Facebook is cracking down on low-quality ads by reducing distribution or disapproving them altogether. These include clickbait ads or ads that direct people to unexpected content or create bad experiences for them.
Facebook wants ads on its platform to align with its goal of creating meaningful connections between people and businesses. As such, low-quality disruptive ads like the ones including clickbait, those that direct people to unexpected content or others that create bad experiences are now in Facebook‘s crosshairs as it tries to limit the phenomenon. According to a recent announcement, the following types of ads will now get reduced distribution or will be disapproved:
Engagement bait: Ads with spammy content asking people to engage with it in specific ways, such as requesting likes, comments, and shares.
Withholding information: Ads that purposefully withhold information to entice people to click to understand the full context.
Sensationalised language: Ads that use exaggerated headlines or command a reaction from people but don’t deliver on the landing page
Advertisers who would like to avoid reduced distribution should also avoid the above low-quality attributes.
In a recent blog post, Facebook says that reduced distribution in its ads auction or ad disapproval will impact all advertisers, but since these characteristics tend to be seen more in ads related to media, entertainment, politics or issues of national importance, these may be impacted more. Also as the post reads, “multiple ads flagged with low-quality attributes may impact the performance of all ads” from the advertiser in question.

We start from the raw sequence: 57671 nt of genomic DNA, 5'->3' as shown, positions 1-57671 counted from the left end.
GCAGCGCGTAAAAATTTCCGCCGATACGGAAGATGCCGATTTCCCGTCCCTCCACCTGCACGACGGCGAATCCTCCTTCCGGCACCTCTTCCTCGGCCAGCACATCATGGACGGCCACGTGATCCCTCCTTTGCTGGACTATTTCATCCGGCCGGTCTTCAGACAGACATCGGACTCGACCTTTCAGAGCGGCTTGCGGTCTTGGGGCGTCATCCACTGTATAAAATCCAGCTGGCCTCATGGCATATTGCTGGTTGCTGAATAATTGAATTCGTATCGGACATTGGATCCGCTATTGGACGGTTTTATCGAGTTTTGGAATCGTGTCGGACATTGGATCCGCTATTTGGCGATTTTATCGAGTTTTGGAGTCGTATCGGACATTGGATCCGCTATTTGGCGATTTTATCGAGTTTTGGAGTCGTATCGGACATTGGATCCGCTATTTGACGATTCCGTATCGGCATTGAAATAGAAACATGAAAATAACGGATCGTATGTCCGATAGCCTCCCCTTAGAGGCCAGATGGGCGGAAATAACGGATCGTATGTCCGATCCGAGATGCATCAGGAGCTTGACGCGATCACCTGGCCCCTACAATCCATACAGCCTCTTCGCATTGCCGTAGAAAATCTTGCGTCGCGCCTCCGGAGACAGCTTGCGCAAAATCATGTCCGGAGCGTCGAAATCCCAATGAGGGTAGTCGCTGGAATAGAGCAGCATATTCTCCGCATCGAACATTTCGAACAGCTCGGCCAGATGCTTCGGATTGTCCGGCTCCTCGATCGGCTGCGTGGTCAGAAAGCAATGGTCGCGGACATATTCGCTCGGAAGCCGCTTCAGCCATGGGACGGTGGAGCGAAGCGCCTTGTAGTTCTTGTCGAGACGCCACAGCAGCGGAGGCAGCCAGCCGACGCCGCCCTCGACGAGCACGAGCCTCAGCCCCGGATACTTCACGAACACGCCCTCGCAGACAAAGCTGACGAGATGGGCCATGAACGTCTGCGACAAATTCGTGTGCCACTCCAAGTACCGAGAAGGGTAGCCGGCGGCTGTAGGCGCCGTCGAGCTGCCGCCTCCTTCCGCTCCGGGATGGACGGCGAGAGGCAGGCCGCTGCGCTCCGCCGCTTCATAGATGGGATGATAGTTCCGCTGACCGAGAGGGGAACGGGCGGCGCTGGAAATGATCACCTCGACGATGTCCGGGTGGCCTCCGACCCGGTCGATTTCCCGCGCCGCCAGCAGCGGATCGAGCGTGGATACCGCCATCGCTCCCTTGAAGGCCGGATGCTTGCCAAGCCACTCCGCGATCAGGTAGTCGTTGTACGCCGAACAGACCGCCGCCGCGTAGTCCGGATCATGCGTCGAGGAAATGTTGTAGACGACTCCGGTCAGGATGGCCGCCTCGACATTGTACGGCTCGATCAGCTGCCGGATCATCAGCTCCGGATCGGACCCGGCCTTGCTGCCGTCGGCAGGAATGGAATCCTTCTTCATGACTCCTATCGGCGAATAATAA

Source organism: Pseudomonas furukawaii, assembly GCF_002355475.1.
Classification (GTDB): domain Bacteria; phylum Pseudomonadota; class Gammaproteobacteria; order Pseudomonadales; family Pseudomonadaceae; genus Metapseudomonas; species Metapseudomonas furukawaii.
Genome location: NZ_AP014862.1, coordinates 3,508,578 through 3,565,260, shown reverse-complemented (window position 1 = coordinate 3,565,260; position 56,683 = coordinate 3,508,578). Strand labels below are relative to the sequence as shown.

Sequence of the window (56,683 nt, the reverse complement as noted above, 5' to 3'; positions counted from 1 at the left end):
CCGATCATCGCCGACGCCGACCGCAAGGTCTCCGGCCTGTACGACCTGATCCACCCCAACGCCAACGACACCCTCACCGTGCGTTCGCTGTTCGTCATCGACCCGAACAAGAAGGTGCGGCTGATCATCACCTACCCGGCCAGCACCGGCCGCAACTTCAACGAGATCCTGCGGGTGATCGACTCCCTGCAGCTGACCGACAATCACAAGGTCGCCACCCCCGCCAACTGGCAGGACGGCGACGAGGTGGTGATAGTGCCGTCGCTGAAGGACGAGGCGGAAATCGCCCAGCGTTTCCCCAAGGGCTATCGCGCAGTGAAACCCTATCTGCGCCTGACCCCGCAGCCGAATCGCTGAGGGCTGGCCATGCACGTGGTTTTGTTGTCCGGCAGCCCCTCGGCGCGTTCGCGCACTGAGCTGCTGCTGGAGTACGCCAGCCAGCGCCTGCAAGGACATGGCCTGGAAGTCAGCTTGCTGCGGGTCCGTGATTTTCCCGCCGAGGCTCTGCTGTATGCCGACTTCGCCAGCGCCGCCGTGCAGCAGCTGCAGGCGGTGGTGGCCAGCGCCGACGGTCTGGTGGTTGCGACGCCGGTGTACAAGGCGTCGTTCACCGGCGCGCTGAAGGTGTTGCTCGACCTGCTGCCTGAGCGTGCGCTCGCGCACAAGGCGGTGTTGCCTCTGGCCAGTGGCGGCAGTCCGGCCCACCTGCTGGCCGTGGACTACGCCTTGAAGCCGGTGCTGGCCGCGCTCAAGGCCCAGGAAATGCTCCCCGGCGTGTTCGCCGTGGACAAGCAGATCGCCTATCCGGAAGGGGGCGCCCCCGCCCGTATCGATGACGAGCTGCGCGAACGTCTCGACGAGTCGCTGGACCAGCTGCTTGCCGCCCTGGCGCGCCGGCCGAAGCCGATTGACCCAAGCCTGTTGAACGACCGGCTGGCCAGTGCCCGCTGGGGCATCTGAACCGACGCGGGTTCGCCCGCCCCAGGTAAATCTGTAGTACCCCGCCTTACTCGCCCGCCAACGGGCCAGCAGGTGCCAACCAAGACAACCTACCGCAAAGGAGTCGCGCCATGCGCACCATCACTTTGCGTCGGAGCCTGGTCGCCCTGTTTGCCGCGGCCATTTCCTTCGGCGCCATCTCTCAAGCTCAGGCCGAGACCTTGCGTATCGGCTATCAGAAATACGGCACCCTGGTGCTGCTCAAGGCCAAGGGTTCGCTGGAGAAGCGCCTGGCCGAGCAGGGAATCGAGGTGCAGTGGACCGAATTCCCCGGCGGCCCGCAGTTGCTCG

You might also like
More from Facebook
As VR content expands beyond gaming, Facebook is bringing support for subscriptions on the Oculus Quest platform.
Facebook has spent more than $23 million to guarantee Mark Zuckerberg's security in 2020, as revealed by a SEC filing …
Facebook Hotline is a slightly different take on Clubhouse that puts more power in the hands of attendees who can …
The Rise Initiative Facebook began in Brazil to aid ad agency professionals is now expanding to Canada, Italy, Singapore, and …